Re Sky High (2005):
The teen son of a world-saving husband and wife not unlike the animated couple in The Incredibles begins attending a secondary school for kids with superhuman powers. There, the enrollees are assigned the place of either hero or sidekick depending on the utilitarian value of their power; hence an unfortunate caste system exists.
The couple’s son, Will, discovers that his power is the same as his dad’s—extraordinary physical strength—certifiably not a sidekick gift. It is a hero’s, even though modest Will has made friends with sidekicks. In fact, his best friend, hippy girl Layla, is a sidekick by choice. Layla has a mighty crush on Will, who, however, has the hots only for toothsome Gwen, another hero. He obtains a foe in a truculent firestarter hero named Warren because Will’s father put Warren’s father, a scoundrel, behind bars. Fire Boy eventually wises up, however, and other anti-Will enemies take his place.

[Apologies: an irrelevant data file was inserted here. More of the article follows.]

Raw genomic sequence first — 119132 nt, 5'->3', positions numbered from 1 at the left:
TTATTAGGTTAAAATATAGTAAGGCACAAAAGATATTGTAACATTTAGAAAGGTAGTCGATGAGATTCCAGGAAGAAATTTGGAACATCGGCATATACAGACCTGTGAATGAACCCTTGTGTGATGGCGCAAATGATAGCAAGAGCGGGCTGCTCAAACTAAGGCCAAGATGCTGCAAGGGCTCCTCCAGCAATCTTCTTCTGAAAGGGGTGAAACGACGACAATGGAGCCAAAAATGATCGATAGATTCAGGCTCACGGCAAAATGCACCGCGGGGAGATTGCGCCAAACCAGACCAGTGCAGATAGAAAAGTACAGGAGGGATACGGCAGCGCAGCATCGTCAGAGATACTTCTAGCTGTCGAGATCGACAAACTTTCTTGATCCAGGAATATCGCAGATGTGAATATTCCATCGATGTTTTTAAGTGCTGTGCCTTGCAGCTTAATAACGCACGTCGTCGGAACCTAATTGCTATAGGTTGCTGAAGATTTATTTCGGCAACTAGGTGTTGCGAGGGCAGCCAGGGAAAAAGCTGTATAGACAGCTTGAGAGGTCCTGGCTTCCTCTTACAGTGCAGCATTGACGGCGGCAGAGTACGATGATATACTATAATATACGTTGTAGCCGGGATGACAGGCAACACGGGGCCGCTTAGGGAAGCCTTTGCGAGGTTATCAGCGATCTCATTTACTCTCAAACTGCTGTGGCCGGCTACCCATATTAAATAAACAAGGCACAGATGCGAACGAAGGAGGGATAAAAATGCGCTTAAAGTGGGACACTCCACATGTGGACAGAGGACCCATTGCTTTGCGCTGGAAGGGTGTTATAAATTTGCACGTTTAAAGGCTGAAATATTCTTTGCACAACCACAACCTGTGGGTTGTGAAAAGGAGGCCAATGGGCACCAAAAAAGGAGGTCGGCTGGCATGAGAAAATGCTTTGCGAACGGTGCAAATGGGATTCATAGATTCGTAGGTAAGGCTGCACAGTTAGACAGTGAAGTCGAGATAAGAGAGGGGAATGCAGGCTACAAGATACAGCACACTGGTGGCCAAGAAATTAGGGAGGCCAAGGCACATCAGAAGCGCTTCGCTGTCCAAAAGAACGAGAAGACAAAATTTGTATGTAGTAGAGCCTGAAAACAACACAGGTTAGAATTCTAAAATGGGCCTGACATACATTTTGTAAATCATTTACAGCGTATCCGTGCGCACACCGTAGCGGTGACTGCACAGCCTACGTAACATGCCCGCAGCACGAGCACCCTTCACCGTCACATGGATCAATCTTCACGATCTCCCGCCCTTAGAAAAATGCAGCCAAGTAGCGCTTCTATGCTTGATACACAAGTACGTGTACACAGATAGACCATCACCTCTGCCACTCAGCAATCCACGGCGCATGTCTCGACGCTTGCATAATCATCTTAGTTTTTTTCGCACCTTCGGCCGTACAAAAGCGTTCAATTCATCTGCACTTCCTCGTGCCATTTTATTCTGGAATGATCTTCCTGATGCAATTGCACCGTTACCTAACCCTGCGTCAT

Sky High is neither great nor perfect pop cinema. It’s merely terrific. The story’s not quite a groaner, and it coheres. There is something fey about the movie, and it’s wildly goofy. Warren’s full name is Warren Peace! All a shape-shaping girl can change herself into is a guinea pig! And on and on. The teenagers often remind me of teenagers one meets at church; I like them. Michael Angarano plays Will with comic appeal, and he and his young co-performers outact Kelly Preston (as Will’s mom). Kurt Russell cartoonishly convinces as Will’s dad. Both the pretty Danielle Panabaker (Layla) and the very pretty Mary Elizabeth Winstead (Gwen) fill the bill, with the very pretty girl getting the harder role. The good director is Mike Mitchell.